If noise in the press is any indication of public concern, then Australia’s press over the last six months has resonated with cries from all quarters for the construction of new social housing. Proposed by activists, academics and concerned groups of all stripes and colours, a large social housing program has been billed as a twofer. First, it will help address a growing homelessness crisis by reducing the huge waiting lists for the nation’s depleted truly affordable housing stocks. Second, it will provide a giant boost to the nation’s construction industries, its fortunes much depleted by COVID-19.
The Australian Federal Government turned up its nose at the advice.1
But much to everyone’s surprise and delight, the State of Victoria has risen to the challenge. Victoria received bad press during COVID-19 for its aggressive lockdown treatment of social housing residents in the city of Melbourne.2
Has it redeemed its clumsy response to existing social housing residents with a commitment to building a truly significant quantity of new social housing? Read more in THE NEW DAILY: Pressure piles on federal government after Victoria’s record social housing drive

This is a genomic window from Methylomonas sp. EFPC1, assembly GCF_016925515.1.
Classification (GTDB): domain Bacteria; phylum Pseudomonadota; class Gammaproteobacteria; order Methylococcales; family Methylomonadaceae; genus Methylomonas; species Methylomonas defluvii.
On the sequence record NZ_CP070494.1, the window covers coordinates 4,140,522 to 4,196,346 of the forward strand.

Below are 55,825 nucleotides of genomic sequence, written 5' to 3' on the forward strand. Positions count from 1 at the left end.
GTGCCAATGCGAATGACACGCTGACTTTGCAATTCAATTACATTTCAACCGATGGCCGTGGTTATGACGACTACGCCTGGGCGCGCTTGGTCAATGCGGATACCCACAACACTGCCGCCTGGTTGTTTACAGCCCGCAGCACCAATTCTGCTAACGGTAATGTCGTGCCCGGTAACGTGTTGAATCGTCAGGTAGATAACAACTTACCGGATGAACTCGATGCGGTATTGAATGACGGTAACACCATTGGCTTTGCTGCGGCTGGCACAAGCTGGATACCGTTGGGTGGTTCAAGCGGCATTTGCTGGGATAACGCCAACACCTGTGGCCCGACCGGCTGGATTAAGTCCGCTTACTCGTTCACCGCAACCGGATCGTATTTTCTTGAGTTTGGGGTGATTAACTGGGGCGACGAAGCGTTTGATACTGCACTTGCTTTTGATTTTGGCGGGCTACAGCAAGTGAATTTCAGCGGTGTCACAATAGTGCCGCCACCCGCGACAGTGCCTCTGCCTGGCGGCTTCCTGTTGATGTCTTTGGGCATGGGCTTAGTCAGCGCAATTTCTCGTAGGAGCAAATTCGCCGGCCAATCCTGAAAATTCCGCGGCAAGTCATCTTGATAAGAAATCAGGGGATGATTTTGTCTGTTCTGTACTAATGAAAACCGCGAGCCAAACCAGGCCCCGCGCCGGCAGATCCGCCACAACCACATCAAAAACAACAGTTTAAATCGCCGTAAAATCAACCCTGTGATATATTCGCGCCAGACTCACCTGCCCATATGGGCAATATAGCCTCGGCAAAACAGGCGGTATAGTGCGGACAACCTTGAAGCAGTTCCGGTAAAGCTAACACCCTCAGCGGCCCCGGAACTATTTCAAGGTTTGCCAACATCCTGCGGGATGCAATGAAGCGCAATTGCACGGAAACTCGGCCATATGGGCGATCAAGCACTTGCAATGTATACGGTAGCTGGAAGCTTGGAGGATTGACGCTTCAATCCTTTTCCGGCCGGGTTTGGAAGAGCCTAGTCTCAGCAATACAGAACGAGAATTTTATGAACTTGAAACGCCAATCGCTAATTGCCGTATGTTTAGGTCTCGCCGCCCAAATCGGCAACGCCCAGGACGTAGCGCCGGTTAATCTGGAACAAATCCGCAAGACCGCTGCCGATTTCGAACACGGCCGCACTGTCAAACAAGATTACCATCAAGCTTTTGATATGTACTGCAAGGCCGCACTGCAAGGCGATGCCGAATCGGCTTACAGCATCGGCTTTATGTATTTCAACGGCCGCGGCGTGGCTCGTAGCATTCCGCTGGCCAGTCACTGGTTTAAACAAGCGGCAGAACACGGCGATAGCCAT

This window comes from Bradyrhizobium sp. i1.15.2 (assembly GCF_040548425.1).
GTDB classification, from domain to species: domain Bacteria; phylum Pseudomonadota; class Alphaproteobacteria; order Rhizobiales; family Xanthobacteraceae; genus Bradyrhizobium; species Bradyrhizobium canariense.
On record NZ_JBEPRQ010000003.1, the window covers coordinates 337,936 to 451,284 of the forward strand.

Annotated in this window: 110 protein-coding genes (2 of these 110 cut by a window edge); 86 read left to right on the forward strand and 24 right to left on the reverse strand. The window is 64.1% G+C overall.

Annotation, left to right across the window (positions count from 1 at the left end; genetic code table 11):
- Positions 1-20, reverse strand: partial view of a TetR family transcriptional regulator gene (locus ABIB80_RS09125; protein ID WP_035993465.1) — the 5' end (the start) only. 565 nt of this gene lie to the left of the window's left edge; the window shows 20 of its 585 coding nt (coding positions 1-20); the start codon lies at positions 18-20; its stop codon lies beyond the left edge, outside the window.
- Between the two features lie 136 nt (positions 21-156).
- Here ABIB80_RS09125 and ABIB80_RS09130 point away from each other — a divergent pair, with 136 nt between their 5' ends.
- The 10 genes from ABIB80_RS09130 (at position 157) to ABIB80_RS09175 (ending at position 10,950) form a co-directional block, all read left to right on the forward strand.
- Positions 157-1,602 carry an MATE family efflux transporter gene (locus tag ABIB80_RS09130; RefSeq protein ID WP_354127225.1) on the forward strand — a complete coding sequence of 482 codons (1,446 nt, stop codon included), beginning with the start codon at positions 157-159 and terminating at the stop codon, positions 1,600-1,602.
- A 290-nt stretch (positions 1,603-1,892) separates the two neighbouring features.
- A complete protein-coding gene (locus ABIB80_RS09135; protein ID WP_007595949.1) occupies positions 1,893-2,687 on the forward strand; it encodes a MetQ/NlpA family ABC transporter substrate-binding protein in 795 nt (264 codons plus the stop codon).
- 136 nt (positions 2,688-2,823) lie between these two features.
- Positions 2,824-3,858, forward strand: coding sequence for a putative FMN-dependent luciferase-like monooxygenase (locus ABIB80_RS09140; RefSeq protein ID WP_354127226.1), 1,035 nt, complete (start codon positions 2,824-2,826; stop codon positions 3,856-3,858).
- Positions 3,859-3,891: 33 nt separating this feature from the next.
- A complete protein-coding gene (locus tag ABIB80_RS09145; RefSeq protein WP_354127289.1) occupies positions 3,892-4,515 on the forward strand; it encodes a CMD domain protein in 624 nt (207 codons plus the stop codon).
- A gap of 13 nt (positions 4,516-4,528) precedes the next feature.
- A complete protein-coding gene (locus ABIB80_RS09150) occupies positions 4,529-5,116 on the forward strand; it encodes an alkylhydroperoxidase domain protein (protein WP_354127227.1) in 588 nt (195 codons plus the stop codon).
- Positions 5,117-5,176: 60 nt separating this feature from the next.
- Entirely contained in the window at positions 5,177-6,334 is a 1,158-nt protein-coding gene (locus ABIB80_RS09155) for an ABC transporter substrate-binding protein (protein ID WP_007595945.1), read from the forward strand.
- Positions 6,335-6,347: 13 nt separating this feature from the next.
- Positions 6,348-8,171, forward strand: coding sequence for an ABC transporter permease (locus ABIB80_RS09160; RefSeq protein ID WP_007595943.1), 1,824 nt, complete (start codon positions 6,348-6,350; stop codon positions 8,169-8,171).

Not all reception of Victoria’s commitment has been unrestrained joy. A close reading of the announcement explains why. The state makes a distinction between “social” housing and “public” housing, which is important to parsing the details.
The overall message is that Victoria’s new social housing plans continue to over-emphasize public private partnerships and other housing strategies in which “affordability” remains a vague and drifting term — all to the detriment of the low- and no- income citizens whose needs should be a first priority.
Read more in THE AGE: Budget’s Big Social Housing Plan Lacks Public Housing Pillar